The uncertainty estimate, σtot, includes both the statistical uncertainty (σbs) and the uncertainty arising from the intra-day variability of the measurements (σintrad; see Fig. 9, Sect. 2.3.2, and Supplement). In order to assess the impact of the intra-day variability consideration (σintrad) in estimating the uncertainty besides the statistical uncertainty obtained from the bootstrapping approach (σbs), we compared the ratios σbs ∕ σtot for the different factors: for traffic1 the ratio was 0.83, for traffic2 0.75, for BBeff 0.86, for BBineff1 0.80, for BBineff2 0.72, for LMW-OA 0.68, and for bio-OA 0.68. Thus, it was important to propagate σintrad. The relative uncertainties for the median factor concentrations ranged within 0.15 (for traffic1), 0.16 (bio-OA), 0.17 (LMW-OA), 0.18 (BBineff2), 0.20 (traffic2), 0.22 (BBeff, and 0.28 (BBineff1). Unlike the relative error of σtot of traffic1 (0.63 at the 10th percentile concentration and 0.13 at the 90th percentile concentration), traffic2 (0.68 and 0.11), BBeff (0.55 and 0.18), BBineff1 (0.47 and 0.20), BBineff2 (0.37 and 0.14), and LMW-OA (0.27 and 0.16), the relative error of bio-OA (0.20 and 0.15) only depended weakly on the factor concentration.
Throughout the measurement campaign, subsets of filters were analysed repeatedly in order to assess the repeatability over longer time periods (see details in Supplement, Fig. S10). Most factors did not show significant changes of the attributed concentration during the measurement campaign. However, BBeff showed decreasing and LMW-OA increasing concentrations as a function of the measurement time. This could suggest an uncertain separation of these two factors. However, for these long time delays the variability increased and only few samples were repeated with such long time delays. Furthermore, the intra-day variance largely explains the total variance (traffic1 97 %, traffic2 94 %, BBeff 85 %, BBineff1 89 %, BBineff2 82 %, LMW-OA 79 %, bio-OA 97 %, details in Fig. S10).
3.4.5 Factor variabilities and contributions
The time series of all factors are shown for the nine sites in Fig. 10 as relative contributions to OA and summarized as yearly averages in Table 2. In the yearly average for all sites, traffic1 contributes 7 %, traffic2 12 %, BBeff 7 %, BBineff1 17 %, BBineff2 32 %, LMW-OA 21 %, and bio-OA 5 % to OA as measured by the LDI-MS.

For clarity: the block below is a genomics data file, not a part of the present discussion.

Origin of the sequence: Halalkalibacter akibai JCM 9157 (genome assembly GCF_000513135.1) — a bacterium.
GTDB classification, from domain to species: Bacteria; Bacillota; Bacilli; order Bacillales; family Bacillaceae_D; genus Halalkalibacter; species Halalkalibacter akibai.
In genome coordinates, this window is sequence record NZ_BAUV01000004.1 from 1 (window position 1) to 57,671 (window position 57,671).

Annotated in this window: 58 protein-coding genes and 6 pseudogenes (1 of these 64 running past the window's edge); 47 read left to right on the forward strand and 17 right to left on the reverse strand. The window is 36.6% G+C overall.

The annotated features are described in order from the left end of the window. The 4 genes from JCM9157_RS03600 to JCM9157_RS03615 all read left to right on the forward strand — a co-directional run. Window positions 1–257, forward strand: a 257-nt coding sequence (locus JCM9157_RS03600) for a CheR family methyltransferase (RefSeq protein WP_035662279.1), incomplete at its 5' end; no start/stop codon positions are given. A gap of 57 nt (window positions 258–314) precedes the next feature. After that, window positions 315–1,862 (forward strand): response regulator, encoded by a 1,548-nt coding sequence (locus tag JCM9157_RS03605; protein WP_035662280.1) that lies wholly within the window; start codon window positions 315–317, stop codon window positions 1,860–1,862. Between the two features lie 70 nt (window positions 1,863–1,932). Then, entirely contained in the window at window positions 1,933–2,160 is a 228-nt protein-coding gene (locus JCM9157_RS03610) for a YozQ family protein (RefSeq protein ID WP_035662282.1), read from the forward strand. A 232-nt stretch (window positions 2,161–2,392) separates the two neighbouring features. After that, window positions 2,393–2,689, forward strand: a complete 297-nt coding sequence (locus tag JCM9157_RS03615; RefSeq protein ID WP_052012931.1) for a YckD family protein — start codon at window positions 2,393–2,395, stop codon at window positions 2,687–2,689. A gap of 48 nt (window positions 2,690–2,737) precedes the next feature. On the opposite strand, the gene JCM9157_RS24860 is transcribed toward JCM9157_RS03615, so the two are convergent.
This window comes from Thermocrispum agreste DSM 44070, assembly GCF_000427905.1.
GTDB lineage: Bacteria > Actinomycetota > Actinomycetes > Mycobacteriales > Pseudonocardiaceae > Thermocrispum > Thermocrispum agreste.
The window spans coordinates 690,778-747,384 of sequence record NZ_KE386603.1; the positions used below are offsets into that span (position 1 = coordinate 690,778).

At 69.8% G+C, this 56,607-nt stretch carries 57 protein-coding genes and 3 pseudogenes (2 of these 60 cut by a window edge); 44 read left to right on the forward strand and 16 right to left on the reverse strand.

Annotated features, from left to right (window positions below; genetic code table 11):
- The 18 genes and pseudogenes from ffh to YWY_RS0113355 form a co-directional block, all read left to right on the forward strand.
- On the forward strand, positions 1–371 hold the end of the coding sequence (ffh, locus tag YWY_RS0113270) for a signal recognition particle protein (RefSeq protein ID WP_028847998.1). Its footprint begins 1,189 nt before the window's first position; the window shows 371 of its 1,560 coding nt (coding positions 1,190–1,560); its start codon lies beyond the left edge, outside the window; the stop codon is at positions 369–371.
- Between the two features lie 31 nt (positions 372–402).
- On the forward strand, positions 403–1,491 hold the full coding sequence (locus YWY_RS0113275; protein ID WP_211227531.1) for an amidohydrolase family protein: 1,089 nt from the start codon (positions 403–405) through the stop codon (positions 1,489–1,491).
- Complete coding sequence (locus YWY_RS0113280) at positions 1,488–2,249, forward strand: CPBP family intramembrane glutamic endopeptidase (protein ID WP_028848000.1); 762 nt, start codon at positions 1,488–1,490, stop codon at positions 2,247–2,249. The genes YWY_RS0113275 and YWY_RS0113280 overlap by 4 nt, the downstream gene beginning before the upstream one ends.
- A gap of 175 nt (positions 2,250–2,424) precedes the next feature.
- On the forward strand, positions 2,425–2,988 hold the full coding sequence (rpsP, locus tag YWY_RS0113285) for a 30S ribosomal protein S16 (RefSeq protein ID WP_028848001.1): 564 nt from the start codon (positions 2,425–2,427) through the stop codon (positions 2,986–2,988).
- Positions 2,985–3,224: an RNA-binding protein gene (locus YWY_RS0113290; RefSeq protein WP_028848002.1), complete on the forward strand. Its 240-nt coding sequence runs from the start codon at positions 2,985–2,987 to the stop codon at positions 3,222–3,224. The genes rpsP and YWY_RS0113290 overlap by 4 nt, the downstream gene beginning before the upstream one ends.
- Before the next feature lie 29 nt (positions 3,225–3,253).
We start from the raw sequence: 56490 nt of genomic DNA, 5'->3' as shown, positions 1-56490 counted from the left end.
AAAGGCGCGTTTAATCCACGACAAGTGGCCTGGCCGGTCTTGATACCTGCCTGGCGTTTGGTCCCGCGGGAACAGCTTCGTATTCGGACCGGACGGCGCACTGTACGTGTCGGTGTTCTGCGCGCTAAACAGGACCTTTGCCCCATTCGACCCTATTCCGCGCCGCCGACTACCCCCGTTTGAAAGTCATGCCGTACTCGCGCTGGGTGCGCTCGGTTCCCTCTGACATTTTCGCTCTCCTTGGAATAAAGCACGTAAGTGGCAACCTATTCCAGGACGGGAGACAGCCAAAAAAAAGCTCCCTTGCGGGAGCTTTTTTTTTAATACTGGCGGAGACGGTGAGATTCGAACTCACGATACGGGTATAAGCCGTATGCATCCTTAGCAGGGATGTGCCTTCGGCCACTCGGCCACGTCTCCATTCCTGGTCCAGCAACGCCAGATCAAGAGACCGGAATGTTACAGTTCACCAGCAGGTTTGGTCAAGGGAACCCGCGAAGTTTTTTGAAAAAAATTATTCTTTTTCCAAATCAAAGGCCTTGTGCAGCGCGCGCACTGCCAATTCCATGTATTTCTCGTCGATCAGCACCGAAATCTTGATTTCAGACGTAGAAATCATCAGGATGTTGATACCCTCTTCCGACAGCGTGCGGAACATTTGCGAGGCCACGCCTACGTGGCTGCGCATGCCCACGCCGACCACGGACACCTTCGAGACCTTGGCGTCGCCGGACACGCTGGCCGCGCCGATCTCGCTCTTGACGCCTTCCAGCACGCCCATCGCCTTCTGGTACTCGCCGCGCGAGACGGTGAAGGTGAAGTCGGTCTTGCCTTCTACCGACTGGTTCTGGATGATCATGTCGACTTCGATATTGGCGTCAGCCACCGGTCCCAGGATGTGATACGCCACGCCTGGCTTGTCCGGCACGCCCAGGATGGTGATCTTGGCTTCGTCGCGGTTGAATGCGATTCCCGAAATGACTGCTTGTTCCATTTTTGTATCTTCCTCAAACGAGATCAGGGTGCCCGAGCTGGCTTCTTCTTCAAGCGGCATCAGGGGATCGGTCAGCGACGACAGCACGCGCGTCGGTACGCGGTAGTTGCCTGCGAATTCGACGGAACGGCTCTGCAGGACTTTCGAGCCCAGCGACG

At the southern Alpine Swiss sites, the wood-burning-influenced categories (BB = BBeff + BBineff1 + BBineff2) contribute more than at the northern sites (70 % vs. 50 %). Moreover, in winter, BB explains 81 and 61 % of OA in the south and the north, respectively. This difference is mostly caused by the higher relative contribution of BBineff1 (34 % in the south vs. 14 % in the north) since BBineff2 (28 and 30 %) and BBeff (7 and 5 %) do not show strong geographical differences. The ratio BBineff1 ∕ BB (Fig. 11b) shows enhanced contributions of BBineff1 at the southern Alpine sites, especially during high pollution episodes in winter. This suggests different wood burning regimes in the two regions, as already discussed above.
After scaling of the mass spectra to OA, absolute factor concentrations still have to be interpreted with caution. One reason for this is that the relative response factors of the sources/factors are not known; another is that certain species (in analogy to the cooking-aerosol sample) may not be detected by the LDI-MS if externally mixed. In support of the quantitative interpretation of our results, we note that the sum of the wood burning related LDI-MS factors correlates well with the offline AMS counterpart (, described in Sect. 3.4.3). A yearly average of 24 % of the measured OA is apportioned to secondary OA. In summer, a bigger fraction is attributed to secondary OA (35 % compared to 16 % in winter). A total of 35 % (summer) and 1 % (winter) of the secondary OA is attributed to biogenic sources. For some samples from the same period in Magadino, the fossil and non-fossil content of OC and EC was also determined (Vlachou et al., 2017) based on the method of Zhang et al. (2012). Vlachou et al. (2017) observed increased OCf ∕ ECf ratios in summer, which suggests different fossil POA sources in summer than in winter, or secondary formation of fossil OA. The higher traffic1 ∕ eBCtr and traffic1 ∕ ECf ratios in summer are in agreement with enhanced OCf / ECf ratios (Fig. 11a). However, a part of traffic can also be mixed into BB, leading to an underestimation of the traffic concentrations in winter. Overall this suggests that traffic1 represents aged or secondary traffic OA.